My Younger Brother’s Wedding

Rabbi Moshe Abarbanel

Last Sunday June 7, 2015 I attended my younger brother Shane’s wedding.  He honored me by requesting that I speak at the reception.  Shane and I are three years apart and truly grew up together.  My brother does not always do things the easy way, but it always comes out well.

New York City must be the city with the largest population of Jews in world.  My younger brother found a non-Jewish girl visiting from Australia at a Café in Manhattan.  They fell deeply in love; yet she returned to Australia.  They maintained a long distance relationship traveling back and forth.  As things got more serious, Shane wanted to ask Linda to move to New York City.  He recognized what direction their relations hip was heading.  He told  Linda he could not get more serous unless she would consider conversion.  She agreed to consider this.  Linda studied different religions and found Judaism very intriguing.

Shane’s pride to be a Jew runs deep, but his observance lagged way behind.  After Linda moved to New York City, they researched different conversions.  To their credit they chose KJ (Kehilat Jeshuran) an orthodox congregation on the upper east side of Manhattan.  When they met with the Rabbis, Shane was told he too would now keep Shabbos, Kosher and the laws of family purity.   They could not allow a convert to live with a non-observant Jew.  This would violate the  prohibition of “v’Liphne Evar, Lo tetan Michshol.”  Which translates as “Before a blind person, do not place a stumbling block.”  In other words, if a Jewish spouse did not keep the Mitzvot it would create a temptation, a “stumbling block” in the converts ability to keep the commands.  To my brother’s credit, he agreed on the spot.  He told the Rabbi if she goes to Shul, I go to Shul, if she keeps Shabbos, I keep Shabbos.  So in the end, not only did Linda convert to Judaism but Shane converted his life style.  This is something to be very proud of.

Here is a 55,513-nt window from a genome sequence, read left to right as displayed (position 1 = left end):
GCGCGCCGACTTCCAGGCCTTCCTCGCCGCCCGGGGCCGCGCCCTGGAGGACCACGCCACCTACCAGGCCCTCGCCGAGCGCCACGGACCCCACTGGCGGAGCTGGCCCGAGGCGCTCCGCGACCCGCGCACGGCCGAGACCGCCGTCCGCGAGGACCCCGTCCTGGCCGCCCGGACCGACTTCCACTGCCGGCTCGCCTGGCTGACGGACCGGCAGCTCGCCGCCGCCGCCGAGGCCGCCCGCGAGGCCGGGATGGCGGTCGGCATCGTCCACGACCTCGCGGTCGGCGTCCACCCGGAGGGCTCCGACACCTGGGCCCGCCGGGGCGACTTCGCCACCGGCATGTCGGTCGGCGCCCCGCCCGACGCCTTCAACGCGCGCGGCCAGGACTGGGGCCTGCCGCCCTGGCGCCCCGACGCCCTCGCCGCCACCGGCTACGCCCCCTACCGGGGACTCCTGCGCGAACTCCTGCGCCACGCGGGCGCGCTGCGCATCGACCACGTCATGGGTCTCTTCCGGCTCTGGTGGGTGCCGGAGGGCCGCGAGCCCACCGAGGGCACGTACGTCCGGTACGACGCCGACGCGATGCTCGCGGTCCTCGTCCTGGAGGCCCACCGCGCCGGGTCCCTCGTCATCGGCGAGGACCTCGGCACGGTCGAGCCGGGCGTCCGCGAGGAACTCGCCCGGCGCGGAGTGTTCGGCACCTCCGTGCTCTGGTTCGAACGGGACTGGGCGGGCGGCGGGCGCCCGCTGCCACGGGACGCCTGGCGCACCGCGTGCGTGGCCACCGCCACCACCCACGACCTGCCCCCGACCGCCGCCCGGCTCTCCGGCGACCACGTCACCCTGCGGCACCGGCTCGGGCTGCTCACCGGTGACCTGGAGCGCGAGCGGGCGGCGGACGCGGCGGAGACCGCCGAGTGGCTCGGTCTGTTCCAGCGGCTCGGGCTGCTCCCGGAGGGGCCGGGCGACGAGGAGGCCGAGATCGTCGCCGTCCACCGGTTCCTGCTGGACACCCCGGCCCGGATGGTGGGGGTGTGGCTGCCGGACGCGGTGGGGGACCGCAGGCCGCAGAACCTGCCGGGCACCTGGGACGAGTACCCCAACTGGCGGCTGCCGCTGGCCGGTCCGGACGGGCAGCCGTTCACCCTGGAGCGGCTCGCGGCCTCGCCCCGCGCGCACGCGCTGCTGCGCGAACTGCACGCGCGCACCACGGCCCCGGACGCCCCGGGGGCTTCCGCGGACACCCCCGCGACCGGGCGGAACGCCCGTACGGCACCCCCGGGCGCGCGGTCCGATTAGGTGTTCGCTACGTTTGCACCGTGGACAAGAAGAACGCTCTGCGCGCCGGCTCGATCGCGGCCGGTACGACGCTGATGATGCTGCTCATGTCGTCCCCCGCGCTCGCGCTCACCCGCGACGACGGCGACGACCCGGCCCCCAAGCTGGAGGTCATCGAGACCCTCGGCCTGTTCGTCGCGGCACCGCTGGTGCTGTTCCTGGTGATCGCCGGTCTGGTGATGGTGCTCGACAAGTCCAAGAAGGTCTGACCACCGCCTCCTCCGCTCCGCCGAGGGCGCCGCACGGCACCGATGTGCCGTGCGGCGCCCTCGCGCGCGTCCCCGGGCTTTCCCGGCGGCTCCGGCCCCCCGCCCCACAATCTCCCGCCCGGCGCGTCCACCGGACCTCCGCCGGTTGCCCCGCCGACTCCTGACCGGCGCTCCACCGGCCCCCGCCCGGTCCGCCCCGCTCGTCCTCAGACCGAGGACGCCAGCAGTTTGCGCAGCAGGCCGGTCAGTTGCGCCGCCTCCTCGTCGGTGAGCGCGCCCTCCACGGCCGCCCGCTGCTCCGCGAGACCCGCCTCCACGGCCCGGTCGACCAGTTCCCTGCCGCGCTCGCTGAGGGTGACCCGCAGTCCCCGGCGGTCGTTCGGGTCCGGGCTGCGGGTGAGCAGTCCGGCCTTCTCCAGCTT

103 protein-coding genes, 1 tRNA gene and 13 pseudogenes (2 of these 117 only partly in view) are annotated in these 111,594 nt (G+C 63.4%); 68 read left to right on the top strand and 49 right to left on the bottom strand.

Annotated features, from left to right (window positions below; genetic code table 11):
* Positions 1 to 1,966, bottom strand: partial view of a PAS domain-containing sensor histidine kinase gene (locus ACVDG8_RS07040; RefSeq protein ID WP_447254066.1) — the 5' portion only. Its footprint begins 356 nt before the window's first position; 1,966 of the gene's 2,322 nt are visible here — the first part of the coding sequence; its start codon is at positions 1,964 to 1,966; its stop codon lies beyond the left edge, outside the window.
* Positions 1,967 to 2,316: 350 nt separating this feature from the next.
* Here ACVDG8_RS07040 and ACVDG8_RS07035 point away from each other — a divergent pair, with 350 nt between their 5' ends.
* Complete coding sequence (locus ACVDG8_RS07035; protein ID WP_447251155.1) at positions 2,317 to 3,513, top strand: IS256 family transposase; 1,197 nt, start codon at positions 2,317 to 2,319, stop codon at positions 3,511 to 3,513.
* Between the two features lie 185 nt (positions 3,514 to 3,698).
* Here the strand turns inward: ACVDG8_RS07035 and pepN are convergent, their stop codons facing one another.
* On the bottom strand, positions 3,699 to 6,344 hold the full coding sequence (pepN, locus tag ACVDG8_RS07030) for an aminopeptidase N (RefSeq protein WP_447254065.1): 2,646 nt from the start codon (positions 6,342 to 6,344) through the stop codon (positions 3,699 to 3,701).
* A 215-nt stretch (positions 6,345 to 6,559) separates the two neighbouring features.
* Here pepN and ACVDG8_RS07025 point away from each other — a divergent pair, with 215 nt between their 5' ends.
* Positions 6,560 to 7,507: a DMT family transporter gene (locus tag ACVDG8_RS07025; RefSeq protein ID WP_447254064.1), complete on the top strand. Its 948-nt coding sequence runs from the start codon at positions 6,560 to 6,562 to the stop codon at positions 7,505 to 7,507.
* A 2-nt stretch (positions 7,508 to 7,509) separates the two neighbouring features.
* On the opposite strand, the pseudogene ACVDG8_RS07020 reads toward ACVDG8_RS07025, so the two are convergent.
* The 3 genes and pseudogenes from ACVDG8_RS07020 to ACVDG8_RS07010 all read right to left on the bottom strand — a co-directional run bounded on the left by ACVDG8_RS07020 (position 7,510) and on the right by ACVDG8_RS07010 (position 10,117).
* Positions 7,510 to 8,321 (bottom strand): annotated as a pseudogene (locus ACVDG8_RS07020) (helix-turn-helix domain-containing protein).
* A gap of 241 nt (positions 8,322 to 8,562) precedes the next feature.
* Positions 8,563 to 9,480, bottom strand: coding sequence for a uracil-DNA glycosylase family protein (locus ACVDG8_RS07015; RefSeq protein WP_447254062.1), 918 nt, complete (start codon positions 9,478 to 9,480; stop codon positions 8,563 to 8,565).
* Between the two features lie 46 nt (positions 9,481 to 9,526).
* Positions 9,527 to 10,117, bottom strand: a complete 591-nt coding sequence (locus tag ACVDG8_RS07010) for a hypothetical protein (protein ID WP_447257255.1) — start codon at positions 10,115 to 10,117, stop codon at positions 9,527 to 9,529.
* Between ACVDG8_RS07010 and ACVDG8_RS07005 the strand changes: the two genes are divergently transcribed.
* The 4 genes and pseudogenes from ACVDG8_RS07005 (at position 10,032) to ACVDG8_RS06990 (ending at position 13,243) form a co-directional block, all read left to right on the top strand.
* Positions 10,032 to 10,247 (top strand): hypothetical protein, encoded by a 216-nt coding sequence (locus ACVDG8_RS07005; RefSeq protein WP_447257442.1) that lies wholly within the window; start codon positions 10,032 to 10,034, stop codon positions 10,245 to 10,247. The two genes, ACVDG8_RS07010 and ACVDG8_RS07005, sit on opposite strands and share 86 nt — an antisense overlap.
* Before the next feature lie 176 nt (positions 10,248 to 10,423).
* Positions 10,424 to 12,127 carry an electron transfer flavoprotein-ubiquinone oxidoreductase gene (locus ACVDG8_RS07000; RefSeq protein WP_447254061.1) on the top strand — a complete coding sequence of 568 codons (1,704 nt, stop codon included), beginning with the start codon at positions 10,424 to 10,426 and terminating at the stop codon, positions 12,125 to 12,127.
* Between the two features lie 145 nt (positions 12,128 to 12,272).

The following expands on my speech given at the wedding:  

All of Humanity searches for the truth.  All of mankind seeks out his Creator.  As Jews, we believe the truth can be found anywhere. But the best and most constant source comes from our tradition, the Torah, the five books of Moses.

In our Torah one does not have to look far for the perfect example of a marriage.  In my opinion we find this in the first book of the Torah, Genesis.  If we study Adam and Eve we can find all elements.  First Adam is created alone.  God recognizes that man should not be alone:  “And God said it is not good for Adam to be alone, I will make for him a mate (Ezer Kenegdo, Genesis 2:18).”   Yet, God does not immediately create Eve.  Instead, he directs Adam to name all the animals: “God the Master created the earth and the wild animals of the field and birds of the heavens and brought them to the Man to see what he would call them…(Genesis 2:19)”   Rabbi Pinny Rosenthal asked why God did this.  He could just simply created Eve.  It seems Adam would not appreciate Eve unless he struggled to find her.  Only after studying all living animals and their mates could Man understand the need for a mate.  My brother partakes of this as well.  It took him until the age of 44 and many different experiences to appreciate the need for a spouse as perfect as Linda.

I also want to circle back to language used in the Torah for mate, “ezar kenegdo.”  The translations is peculiar. Literally, it means a helper against himself.  Many years ago I attended a lengthy shir given by Rav Aaron Soloveitchik  when the only thing I understood was his explanation of this strange word for a mate.  He explained that a couple works together…but not as one thinks.  They must be dedicated to the truth, and in order to do so they must maintain their humility.  So when the husband comes home from work all full of himself, the wife tells him to take out the garbage!  This helps him realize his humility.  On the reverse side, when the husband comes home to find his wife overwhelmed with the children he must cheer her up and help.  Of course this principal goes on.

Now Back to Adam and Eve.  If we study more of their lives we can find more examples of challenges they faced together.  I feel the challenges fall into two categories:  external obstacles and internal obstacles.  After they were thrown out of the Garden of Eden they faced loss of income and housing.  Marriage faces two very classic external challenges.  Adam’s role of “scientist” by studying the creations and naming the animals changed to a farmer: “By the sweat of your brow you will eat bread( Genesis 3:19).”  Yet we see they overcame these challenges, I believe by supporting each other.

The second type of challenge we find within the family.  Their boys grew up and fought to point of murder: “And Cain arose and killed his brother Hevel (Genesis 4:8).”  They survived this tragedy I believe by supporting each other in their terrible time of distress.  They even continued to have more children, namely Seth (Genesis 5:3).

I bless Shane and Linda wishing them that whatever life brings them, they will continue to grow in their striving for the truth, bring healthy Jewish children into this world and support each other like Adam and Eve, as true Ezer Knedgdos.